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Meningitis: NCDC Calls For ‘Strong Political Commitment’ To Tackling Meningitis By 2030

  • Post category:Health / News

The Nigeria Centre for Disease Control (NCDC) has stated that Nigeria needs to show “strong political commitment” in addressing the challenge of meningitis.

The disease is reported to have affected fifteen states across the country.

The Director-General of the NCDC, Chikwe Ihekweazu, on Wednesday, lauded the World Health Organisation (WHO) on the recent launch of the roadmap aimed at defeating meningitis by 2030.

NCDC DG described meningitis as a serious challenge while calling for efforts to be stepped up across states to prevent the spread of the disease.

“The launch of the roadmap by the World Health Organisation (WHO) on the 28th of September 2021 illustrates significant commitment towards meningitis control. This is especially critical for Nigeria as meningitis remains a major public health challenge,” the statement reads.

“The global roadmap sets out a plan to tackle the main causes of acute bacterial meningitis through three strategic goals: (i) eliminate epidemics of bacterial meningitis; (ii) reduce cases of vaccine preventable bacterial meningitis by 50% and deaths by 70%; (iii) reduce disability and improve quality of life after meningitis of any cause.

“Although Nigeria has implemented interventions including the introduction of the Meningitis A Conjugate vaccine in the routine immunization schedule, the country records annual large outbreaks of meningitis.

“Since the 2016/2017 meningitis outbreak in Nigeria that led to over 1,160 deaths, NCDC has continued to work closely with states within the meningitis belt. With support from WHO and partners, our support is towards strengthening preparedness, detection and response to meningitis.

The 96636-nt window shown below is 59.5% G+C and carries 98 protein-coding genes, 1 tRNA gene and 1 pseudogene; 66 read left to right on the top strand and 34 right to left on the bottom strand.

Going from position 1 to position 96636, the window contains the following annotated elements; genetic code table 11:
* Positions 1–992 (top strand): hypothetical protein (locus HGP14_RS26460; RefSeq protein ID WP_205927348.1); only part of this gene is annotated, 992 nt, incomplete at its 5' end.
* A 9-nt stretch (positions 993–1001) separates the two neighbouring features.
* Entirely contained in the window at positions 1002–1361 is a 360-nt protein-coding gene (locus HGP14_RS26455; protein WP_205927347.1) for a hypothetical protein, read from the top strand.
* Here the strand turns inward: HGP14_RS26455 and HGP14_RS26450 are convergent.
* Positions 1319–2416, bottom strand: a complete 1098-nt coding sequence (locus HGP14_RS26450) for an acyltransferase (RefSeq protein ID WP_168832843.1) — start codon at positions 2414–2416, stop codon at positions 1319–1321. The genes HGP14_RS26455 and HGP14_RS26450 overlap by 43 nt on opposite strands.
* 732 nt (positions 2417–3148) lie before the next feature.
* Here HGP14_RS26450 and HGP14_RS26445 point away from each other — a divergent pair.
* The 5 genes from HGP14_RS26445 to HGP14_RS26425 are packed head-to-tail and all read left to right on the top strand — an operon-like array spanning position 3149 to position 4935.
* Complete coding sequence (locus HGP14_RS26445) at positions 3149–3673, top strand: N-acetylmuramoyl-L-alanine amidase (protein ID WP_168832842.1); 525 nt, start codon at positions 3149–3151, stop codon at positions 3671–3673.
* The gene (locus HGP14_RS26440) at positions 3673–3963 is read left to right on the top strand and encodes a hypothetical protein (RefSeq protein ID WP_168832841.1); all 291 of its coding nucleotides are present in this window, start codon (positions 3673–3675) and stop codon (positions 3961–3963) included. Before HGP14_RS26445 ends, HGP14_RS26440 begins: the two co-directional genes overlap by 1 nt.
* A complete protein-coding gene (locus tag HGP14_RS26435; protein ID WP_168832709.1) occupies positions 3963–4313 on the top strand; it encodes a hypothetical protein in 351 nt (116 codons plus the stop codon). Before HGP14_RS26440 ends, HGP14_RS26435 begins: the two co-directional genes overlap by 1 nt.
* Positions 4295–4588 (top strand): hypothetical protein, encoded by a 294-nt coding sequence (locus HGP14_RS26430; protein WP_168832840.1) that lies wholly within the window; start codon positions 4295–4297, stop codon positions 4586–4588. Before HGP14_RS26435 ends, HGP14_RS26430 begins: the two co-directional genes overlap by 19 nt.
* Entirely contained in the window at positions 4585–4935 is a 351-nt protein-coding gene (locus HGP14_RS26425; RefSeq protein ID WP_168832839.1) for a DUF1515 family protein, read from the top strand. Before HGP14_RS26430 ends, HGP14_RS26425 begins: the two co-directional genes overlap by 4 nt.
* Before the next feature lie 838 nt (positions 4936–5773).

“Some of the interventions led by NCDC include the training of clinicians on case management of meningitis and lumbar puncture to increase the rate of confirmation of cases.

“Additionally, NCDC has coordinated the establishment and operationalization of a network of laboratories with the capacity to confirm cerebrospinal meningitis.

“To enable this, NCDC continues to support human resource training, provision of medical and laboratory supplies, development and dissemination of disease guidelines among other activities.

“In 2021, NCDC began a pilot study in collaboration with the London School of Hygiene and Tropical Medicine (LSHTM), World Health Organisation and University College London.

“This is to develop approaches that can increase diagnostic yield of confirmed meningitis and enable early detection of outbreaks. Given Nigeria’s experience with annual outbreaks of meningitis, we remain committed to contributing to global research and development.

“The successful implementation of the global strategy to defeat meningitis will depend on strong political commitment and a whole-of-society approach at the country, regional and global level.”

The “highest burden” of infections leading to meningitis is said to be more pronounced in the 19 northern states and the federal capital territory (FCT).

According to the NCDC, peak period for the disease is between January and March, but infections can be recorded in other months.

“It is characterised by acute severe infection of the central nervous system causing inflammation of the meninges with associated morbidity and mortality,” the statement reads.

“The most common symptoms and signs are fever, headache, nausea and vomiting, photophobia (sensitivity to light), neck stiffness and altered consciousness, confusion or difficulty concentrating, seizures, sleepiness or difficulty waking.

“Infants may experience irritability, meningism, neck stiffness, bulging fontanelle, excess sleepiness, fast breathing, fast heart rate, poor feeding, sluggishness.

“Transmission is through direct person-to-person contact, including droplets from the nose and throat of infected persons. Transmission is facilitated by close and prolonged contact (such as sneezing and coughing), smoking, overcrowding, while certain climatic conditions like dry season, where winds, cold nights, and associated upper respiratory tract infections combine to damage the lining of the nasopharynx.”